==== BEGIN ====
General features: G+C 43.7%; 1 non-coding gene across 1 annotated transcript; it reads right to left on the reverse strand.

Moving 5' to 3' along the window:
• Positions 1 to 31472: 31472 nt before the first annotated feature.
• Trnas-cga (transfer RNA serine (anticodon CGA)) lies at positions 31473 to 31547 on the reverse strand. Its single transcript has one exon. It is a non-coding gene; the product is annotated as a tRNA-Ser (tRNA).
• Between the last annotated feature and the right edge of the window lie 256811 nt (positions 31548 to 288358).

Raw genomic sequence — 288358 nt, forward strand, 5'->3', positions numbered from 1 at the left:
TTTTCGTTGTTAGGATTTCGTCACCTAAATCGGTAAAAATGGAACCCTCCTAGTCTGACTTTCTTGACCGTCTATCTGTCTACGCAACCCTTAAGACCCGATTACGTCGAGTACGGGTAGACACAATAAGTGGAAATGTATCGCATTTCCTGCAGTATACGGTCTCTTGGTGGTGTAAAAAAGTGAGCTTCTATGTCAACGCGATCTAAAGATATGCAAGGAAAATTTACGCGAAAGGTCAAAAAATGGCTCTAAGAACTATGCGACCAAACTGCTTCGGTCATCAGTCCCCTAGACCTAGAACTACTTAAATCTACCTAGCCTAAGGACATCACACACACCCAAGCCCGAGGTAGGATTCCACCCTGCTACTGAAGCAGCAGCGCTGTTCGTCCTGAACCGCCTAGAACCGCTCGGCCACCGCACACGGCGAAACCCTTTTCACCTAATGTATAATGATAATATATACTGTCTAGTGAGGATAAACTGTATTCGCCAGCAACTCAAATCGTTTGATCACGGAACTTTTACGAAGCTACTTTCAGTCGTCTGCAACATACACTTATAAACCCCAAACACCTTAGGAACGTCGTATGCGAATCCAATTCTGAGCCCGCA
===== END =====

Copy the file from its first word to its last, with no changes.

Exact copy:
General features: G+C 43.7%; 1 non-coding gene across 1 annotated transcript; it reads right to left on the reverse strand.

Moving 5' to 3' along the window:
• Positions 1 to 31472: 31472 nt before the first annotated feature.
• Trnas-cga (transfer RNA serine (anticodon CGA)) lies at positions 31473 to 31547 on the reverse strand. Its single transcript has one exon. It is a non-coding gene; the product is annotated as a tRNA-Ser (tRNA).
• Between the last annotated feature and the right edge of the window lie 256811 nt (positions 31548 to 288358).

Raw genomic sequence — 288358 nt, forward strand, 5'->3', positions numbered from 1 at the left:
TTTTCGTTGTTAGGATTTCGTCACCTAAATCGGTAAAAATGGAACCCTCCTAGTCTGACTTTCTTGACCGTCTATCTGTCTACGCAACCCTTAAGACCCGATTACGTCGAGTACGGGTAGACACAATAAGTGGAAATGTATCGCATTTCCTGCAGTATACGGTCTCTTGGTGGTGTAAAAAAGTGAGCTTCTATGTCAACGCGATCTAAAGATATGCAAGGAAAATTTACGCGAAAGGTCAAAAAATGGCTCTAAGAACTATGCGACCAAACTGCTTCGGTCATCAGTCCCCTAGACCTAGAACTACTTAAATCTACCTAGCCTAAGGACATCACACACACCCAAGCCCGAGGTAGGATTCCACCCTGCTACTGAAGCAGCAGCGCTGTTCGTCCTGAACCGCCTAGAACCGCTCGGCCACCGCACACGGCGAAACCCTTTTCACCTAATGTATAATGATAATATATACTGTCTAGTGAGGATAAACTGTATTCGCCAGCAACTCAAATCGTTTGATCACGGAACTTTTACGAAGCTACTTTCAGTCGTCTGCAACATACACTTATAAACCCCAAACACCTTAGGAACGTCGTATGCGAATCCAATTCTGAGCCCGCA